Thursday, April 18, 2019 Text is available under the CC BY-SA 3.0 licence.

David Fincher

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I do like movies that take a toll on the audience. I want to work the subconscious. I want to involve you in ways in which you might not necessarily want to get involved. I want to play off those things that you're expecting to get when the lights go down and the 20th Century Fox logo comes up. There's an audience expectation and I'm interested in how movies play with--and off--that expectation. That's what I'm interested in.

David Fincher

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Hereís something you donít hear said about many movie critics: people love Roger Ebert. ... Thereís a good reason for this: Ebert doesnít stand between moviegoers and the audience. Rather, his regular readers are serious movie-lovers who see him as their rep, the guy out there fighting to make movies less stupid, more entertaining, more intelligent, more everything. You donít have to agree with him ó and I certainly didnít in this book, when he ragged on Team America and Jesus is Magic, two movies where I laughed myself sick ó to know that heís on your side. He sees the bad movies so you donít have to, and heís seen the same ones over and over. ... Mere bile, though, isnít his game; heís as interested in why movies fail as why they work. A lot of the time, itís obvious: because itís made by morons for morons. In these cases, Ebert drags us through the plot in as entertaining a fashion as possible. ... Forty years on, heís still a moviegoerís best friend.

Roger Ebert

In the case of drama (stage, movies, television ), there appear to be people in almost every audience who never quite fully realize that a play is a set of fictional, symbolic representations. An actor is one who symbolizes other people, real or imagined. [...] Also some years ago it was reported that when Edward G. Robinson, who used to play gangster roles with extraordinary vividness, visited Chicago, local hoodlums would telephone him at his hotel to pay their professional respects. (p.27-28)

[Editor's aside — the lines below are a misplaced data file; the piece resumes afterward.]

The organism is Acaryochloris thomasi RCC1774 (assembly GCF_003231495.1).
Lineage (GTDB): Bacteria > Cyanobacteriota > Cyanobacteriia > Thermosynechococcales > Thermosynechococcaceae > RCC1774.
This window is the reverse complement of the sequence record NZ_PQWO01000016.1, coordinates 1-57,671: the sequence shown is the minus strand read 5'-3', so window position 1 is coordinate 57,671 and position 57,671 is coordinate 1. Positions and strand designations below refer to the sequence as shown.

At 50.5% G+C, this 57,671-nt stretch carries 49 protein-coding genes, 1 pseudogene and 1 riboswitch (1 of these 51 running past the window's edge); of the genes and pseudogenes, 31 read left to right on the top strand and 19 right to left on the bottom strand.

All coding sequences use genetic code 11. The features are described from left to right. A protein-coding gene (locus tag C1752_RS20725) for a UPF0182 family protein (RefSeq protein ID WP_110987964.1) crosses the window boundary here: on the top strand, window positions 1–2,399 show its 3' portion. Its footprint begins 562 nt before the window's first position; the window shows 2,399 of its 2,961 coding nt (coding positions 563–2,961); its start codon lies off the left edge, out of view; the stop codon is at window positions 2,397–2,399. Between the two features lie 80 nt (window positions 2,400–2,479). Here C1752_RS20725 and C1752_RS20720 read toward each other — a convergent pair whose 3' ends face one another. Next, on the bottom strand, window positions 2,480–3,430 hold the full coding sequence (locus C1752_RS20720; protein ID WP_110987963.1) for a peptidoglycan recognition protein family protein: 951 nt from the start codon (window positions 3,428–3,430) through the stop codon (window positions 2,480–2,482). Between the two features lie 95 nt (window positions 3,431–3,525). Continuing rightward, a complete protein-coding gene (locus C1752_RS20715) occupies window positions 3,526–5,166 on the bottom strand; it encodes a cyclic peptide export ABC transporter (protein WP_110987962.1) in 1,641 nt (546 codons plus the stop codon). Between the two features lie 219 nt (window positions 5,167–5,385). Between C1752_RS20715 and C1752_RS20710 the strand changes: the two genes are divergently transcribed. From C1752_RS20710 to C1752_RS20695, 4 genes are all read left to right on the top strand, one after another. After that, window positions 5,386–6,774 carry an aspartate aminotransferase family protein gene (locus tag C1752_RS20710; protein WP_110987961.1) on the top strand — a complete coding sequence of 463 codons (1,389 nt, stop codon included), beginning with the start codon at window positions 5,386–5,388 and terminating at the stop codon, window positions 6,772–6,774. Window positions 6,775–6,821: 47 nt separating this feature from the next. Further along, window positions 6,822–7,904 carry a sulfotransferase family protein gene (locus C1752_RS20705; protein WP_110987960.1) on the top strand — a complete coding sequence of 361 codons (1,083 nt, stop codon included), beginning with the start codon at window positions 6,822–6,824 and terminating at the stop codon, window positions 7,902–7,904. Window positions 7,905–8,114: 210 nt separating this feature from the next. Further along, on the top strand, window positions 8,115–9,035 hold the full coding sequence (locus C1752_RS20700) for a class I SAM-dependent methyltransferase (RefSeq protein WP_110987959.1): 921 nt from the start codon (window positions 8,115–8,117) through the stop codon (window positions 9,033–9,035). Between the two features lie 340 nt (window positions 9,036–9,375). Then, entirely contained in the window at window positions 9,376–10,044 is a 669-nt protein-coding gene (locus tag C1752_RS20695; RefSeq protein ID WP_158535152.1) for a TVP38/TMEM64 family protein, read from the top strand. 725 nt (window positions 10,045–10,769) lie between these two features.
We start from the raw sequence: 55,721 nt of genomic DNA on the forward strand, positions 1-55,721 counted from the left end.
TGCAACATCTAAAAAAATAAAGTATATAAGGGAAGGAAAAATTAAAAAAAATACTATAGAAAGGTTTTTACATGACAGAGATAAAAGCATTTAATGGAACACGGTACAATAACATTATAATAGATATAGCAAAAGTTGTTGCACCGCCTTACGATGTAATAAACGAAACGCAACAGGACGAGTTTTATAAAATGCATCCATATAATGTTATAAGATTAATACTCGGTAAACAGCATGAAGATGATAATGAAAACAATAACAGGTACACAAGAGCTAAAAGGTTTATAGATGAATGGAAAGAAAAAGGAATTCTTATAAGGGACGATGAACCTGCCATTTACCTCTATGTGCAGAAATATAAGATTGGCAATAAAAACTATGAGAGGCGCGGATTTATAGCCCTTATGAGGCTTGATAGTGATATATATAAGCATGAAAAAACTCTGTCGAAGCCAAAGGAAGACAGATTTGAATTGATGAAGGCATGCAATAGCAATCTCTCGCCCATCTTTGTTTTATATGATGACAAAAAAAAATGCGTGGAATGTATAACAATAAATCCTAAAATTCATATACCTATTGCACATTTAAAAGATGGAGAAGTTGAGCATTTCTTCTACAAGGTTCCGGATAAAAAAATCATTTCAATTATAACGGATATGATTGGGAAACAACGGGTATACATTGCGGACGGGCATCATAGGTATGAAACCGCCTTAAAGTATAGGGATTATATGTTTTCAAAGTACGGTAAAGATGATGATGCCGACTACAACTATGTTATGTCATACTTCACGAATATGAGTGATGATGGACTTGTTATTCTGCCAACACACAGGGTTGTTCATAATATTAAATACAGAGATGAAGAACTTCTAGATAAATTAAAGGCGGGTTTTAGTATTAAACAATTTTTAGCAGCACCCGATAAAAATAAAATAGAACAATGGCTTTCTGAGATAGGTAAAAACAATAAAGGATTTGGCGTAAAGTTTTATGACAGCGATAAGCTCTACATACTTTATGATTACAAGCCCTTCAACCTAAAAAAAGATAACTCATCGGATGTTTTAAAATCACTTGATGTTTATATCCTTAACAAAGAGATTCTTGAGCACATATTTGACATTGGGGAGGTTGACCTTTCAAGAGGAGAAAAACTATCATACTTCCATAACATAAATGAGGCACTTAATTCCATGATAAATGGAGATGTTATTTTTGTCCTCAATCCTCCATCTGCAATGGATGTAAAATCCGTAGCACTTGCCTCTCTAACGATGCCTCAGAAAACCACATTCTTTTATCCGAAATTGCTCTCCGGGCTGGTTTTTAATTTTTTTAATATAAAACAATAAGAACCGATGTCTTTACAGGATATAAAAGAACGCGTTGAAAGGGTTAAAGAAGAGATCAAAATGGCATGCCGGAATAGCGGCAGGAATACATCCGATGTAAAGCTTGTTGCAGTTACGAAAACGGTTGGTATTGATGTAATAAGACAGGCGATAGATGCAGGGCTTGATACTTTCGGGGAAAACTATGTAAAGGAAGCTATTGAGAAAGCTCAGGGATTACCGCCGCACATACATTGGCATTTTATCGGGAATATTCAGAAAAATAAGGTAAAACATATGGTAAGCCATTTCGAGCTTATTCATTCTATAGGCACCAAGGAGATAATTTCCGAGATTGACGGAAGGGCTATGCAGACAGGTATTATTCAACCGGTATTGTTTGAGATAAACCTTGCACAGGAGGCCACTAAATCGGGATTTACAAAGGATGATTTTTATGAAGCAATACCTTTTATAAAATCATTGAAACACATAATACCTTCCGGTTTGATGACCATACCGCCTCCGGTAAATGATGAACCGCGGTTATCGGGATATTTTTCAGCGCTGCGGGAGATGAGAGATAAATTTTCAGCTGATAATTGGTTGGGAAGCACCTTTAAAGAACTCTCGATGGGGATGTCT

S. I. Hayakawa

If we make any kind of decent, useful life for ourselves we have less need to run from it to those diminishing pleasures of the movies. When we go to the movies we want something good, something sustained, we donít want to settle for just a bit of something, because we have other things to do. If life at home is more interesting, why go to the movies? And the theatres frequented by true moviegoers ó those perennial displaced persons in each city, the loners and the losers ó depress us. Listening to them ó and they are often more audible than the sound track ó as they cheer the cons and jeer the cops, we may still share their disaffection, but itís not enough to keep us interested in cops and robbers. A little nose-thumbing isnít enough. If weíve grown up at the movies we know that good work is continuous not with the academic, respectable tradition but with the glimpses of something good in trash, but we want the subversive gesture carried to the domain of discovery. Trash has given us an appetite for art.

Pauline Kael

One of the most difficult aspects of being an actor is trying to find the right work. Work that speaks to an audience, that you enjoy doing and that is reflective of your artistic sensibility. To be a contemporary movie actor, you have to kill people - that's basically it. If you don't cock'n'load'n'fire a Smith&Wesson at some point in your film career, you're not going to have a film career. There just aren't enough movies that I like to keep me working in movies all the time. Well, let me rephrase that: there aren't enough available parts.

Ethan Hawke

It always did bother me that the American public were more interested in me than in my work. And after all there is no sense in it because if it were not for my work they would not be interested in me so why should they not be more interested in my work than in me. That is one of the things one has to worry about in America.

Gertrude Stein
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